Close attention will be focused on the normally low-key Mississippi Ethics Commission when it considers and rules on whether members of the House Republican Caucus, led by Speaker Philip Gunn, violate the state’s open meeting law when they meet behind closed doors.
The open meetings case might be the most high-profile issue to be considered by the Ethics Commission since 2013 — another case involving the Mississippi House and Speaker Gunn.
In that case the Ethics Commission, in a 5-3 vote, reversed previous rulings to find in favor of Gunn.
The case involved whether House members who worked for health care providers could vote on funding for Medicaid, which provides the largest chunk of revenue for many health care providers in Mississippi. For years, based on Ethics Commission rulings, legislators who worked in the health care profession did not vote on Medicaid funding bills because of the perceived conflict of interest.
This became an issue in the 2013 session when House Democrats blocked the Medicaid bill, demanding a vote on expanding Medicaid to provide health care coverage to primarily the working poor. Gunn and the Republican majority opposed expanding Medicaid, but for various reasons did not want to vote on it.
The problem was that the state Constitution requires approval from a majority of the membership, instead of just those voting, to pass a budget bill. In other words, 63 yes votes were needed in the 122-member House. With House members not voting based on the Ethics Commission ruling, the vote of a majority of the membership could not be garnered to approve the Medicaid appropriations bill.
The 2013 regular session ended with no Medicaid budget. Then-Gov. Phil Bryant said he believed he could run the Division of Medicaid without legislative funding. Not many, though, took that claim seriously.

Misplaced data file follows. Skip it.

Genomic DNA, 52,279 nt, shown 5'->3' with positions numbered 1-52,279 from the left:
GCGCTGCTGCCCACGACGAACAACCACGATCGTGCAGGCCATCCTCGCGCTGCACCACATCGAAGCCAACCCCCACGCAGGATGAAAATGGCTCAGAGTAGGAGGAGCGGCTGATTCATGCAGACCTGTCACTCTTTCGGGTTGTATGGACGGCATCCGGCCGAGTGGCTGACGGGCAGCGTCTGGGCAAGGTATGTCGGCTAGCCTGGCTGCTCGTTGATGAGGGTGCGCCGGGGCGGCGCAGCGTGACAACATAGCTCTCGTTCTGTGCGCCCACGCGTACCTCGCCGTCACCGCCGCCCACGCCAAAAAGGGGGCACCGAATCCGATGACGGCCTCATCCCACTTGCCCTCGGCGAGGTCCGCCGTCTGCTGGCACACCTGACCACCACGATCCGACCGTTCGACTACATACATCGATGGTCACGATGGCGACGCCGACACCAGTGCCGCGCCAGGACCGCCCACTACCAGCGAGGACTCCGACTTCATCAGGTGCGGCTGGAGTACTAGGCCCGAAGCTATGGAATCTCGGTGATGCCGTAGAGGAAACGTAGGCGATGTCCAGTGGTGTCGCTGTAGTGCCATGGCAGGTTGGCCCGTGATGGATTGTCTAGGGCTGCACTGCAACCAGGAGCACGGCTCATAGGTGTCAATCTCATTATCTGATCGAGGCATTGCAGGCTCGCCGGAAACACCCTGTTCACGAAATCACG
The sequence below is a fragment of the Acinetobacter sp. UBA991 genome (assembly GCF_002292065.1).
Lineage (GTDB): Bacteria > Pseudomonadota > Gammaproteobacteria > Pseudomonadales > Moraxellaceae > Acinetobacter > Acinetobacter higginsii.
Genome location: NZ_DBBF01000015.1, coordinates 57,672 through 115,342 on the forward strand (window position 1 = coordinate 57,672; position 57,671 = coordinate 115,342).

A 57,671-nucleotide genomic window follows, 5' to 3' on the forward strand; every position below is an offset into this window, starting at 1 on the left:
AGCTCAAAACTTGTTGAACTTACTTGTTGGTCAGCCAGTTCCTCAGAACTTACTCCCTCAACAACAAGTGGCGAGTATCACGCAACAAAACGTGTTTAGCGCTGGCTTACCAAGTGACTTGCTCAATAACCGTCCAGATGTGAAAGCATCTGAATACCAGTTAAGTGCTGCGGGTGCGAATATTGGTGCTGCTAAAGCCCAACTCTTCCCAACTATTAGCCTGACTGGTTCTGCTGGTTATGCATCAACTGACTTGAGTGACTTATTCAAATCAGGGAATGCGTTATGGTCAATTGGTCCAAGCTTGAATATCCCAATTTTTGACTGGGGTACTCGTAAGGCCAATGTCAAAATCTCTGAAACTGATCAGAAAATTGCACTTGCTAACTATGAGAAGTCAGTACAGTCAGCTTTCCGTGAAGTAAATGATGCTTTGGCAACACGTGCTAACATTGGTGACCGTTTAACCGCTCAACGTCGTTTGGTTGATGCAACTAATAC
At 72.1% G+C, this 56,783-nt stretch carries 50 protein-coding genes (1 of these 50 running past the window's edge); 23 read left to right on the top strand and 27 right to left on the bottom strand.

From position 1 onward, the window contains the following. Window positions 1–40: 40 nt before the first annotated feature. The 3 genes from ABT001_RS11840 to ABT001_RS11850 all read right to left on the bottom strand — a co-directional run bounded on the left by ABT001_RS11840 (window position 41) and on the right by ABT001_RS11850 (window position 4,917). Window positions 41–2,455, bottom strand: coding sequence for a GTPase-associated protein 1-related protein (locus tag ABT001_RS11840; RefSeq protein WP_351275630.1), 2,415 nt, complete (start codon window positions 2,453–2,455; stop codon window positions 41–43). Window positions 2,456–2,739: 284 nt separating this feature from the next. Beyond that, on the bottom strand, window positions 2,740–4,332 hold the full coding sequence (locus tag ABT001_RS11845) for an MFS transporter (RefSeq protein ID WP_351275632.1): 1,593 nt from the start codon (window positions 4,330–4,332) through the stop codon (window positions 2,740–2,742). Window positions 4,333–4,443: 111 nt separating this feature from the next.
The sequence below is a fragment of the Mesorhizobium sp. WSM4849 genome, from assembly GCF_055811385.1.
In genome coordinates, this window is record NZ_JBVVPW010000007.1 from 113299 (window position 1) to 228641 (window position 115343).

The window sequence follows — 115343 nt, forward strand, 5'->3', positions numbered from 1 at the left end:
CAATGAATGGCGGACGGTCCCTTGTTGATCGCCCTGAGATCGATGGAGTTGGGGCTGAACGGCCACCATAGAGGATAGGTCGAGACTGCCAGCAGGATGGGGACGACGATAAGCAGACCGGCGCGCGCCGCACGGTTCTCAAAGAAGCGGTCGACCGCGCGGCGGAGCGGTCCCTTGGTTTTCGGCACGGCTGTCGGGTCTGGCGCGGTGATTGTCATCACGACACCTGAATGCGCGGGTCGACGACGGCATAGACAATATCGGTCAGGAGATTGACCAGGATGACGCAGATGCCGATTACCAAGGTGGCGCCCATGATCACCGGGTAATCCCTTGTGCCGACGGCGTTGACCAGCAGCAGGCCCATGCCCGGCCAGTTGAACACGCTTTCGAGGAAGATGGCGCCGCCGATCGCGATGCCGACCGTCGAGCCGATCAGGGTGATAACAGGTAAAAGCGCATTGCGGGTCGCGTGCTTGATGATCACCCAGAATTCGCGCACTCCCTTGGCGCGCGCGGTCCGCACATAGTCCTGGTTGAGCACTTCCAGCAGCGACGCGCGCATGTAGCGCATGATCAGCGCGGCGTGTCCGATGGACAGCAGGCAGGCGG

Instead, Gunn asked the Ethics Commission to rule on whether the House members who worked in the health care profession had a conflict of interest if they voted on the Medicaid budget.
The commission reversed previous rulings that previously said the members should not vote because of the conflict of interest.
“This is a difficult decision for all of us,” said Paul Breazeale of Jackson, then a member of the Ethics Commission and part of the majority who voted to reverse past rulings. “We do have rulings that differ in the past. It is a timely issue.”
Tom Hood, the executive director of the commission but not a voting member, defended the ruling. He said since the previous Ethics Commission ruling barring legislators employed in health care from voting on Medicaid, there had been state Supreme Court rulings saying legislators whose spouses were teachers could vote on education funding. If the spouses of teachers could vote on education funding, then legislators working in health care should be able to vote on Medicaid funding, the commission reasoned.
The most fascinating part of the ruling was that the Ethics Commission added that legislators working in health care could vote no on Medicaid expansion. But members who would vote yes should not vote because that would be a conflict of interest.
The mental gymnastics for the commission to reach that conclusion remains a mystery for many nearly a decade later.
In the current case before the Ethics Commission, Gunn will be asking the panel to conclude that his Republican Caucus meetings do not violate state law even though the state Supreme Court has ruled in past cases that if a majority of a governmental body meets behind closed doors to discuss policy, it is considered a violation of the open meetings law.
“A public body must strictly comply with the (Open Meetings) Act when a quorum assembles and discusses a matter under its supervision, control, jurisdiction or advisory power,” the commission wrote in a separate case recently involving a legislative committee.
The 77-member Republican Caucus constitutes much more than a majority of the 122-member House and meets regularly where issues before the Legislature are discussed.
In a late January interview with Mississippi Today where Hood was asked if the House Republican Caucus meeting violated state law, he said, “Neither the courts nor the Ethics Commission have dealt with a case on those facts.”
Gunn argues that the meetings do not violate state law because the Republican caucus is not an official “public body.” But the flip side of that is the Republican caucus does include enough members of the Mississippi Legislature to take official action.
It is of note that, based on research done by the state of Maine, 12 states have provisions in their law saying party caucuses are exempt from their open meetings laws.
Mississippi law does not have such an exemption.